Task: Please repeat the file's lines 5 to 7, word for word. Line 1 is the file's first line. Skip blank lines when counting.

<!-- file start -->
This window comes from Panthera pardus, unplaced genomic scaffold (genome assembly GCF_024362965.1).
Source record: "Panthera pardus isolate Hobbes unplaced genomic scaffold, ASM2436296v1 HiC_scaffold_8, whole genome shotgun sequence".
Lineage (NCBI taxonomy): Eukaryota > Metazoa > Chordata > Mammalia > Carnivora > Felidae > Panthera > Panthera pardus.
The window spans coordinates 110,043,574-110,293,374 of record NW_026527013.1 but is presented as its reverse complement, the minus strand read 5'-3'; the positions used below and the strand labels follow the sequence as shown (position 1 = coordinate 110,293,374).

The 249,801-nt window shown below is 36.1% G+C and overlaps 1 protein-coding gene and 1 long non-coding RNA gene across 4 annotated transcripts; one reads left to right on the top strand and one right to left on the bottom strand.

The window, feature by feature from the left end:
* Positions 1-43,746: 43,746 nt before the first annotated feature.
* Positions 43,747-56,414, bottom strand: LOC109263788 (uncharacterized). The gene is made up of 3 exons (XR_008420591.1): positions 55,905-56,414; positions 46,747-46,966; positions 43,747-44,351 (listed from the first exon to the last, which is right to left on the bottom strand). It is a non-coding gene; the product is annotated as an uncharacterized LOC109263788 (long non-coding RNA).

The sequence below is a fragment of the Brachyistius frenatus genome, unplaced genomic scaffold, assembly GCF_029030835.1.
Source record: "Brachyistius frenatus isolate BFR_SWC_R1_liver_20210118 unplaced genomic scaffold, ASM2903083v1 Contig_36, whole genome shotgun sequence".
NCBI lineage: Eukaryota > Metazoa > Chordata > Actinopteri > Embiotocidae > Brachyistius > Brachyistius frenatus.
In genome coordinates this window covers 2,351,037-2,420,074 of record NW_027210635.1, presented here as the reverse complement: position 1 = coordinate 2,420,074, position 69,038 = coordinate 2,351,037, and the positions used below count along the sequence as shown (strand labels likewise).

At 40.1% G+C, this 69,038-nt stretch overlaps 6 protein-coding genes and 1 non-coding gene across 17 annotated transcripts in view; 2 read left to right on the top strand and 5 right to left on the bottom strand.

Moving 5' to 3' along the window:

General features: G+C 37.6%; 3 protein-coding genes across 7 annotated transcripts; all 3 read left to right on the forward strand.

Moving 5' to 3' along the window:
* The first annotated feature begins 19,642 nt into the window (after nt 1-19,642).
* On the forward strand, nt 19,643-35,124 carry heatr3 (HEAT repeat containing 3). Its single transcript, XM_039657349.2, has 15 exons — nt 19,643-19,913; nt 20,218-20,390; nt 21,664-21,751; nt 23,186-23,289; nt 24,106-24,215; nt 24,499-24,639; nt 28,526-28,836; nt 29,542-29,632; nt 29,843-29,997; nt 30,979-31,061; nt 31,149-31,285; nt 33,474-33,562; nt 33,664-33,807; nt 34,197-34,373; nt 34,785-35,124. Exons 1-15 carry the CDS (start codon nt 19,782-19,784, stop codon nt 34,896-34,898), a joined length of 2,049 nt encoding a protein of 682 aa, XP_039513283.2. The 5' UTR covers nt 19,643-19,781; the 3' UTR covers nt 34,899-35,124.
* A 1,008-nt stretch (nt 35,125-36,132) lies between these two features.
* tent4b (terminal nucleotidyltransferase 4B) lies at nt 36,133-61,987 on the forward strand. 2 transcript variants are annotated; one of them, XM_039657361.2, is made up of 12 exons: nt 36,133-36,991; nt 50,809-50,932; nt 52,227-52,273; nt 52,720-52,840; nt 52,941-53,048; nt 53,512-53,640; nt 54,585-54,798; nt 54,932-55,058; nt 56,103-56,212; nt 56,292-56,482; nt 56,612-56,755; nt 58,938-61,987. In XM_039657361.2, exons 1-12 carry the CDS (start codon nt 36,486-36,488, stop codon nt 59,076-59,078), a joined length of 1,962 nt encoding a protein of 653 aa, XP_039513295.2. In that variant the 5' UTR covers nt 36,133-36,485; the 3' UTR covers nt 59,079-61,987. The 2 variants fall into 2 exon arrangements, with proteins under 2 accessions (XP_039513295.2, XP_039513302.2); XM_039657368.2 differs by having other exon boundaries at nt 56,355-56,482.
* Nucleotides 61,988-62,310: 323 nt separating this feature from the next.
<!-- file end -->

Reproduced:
The 249,801-nt window shown below is 36.1% G+C and overlaps 1 protein-coding gene and 1 long non-coding RNA gene across 4 annotated transcripts; one reads left to right on the top strand and one right to left on the bottom strand.

The window, feature by feature from the left end:
* Positions 1-43,746: 43,746 nt before the first annotated feature.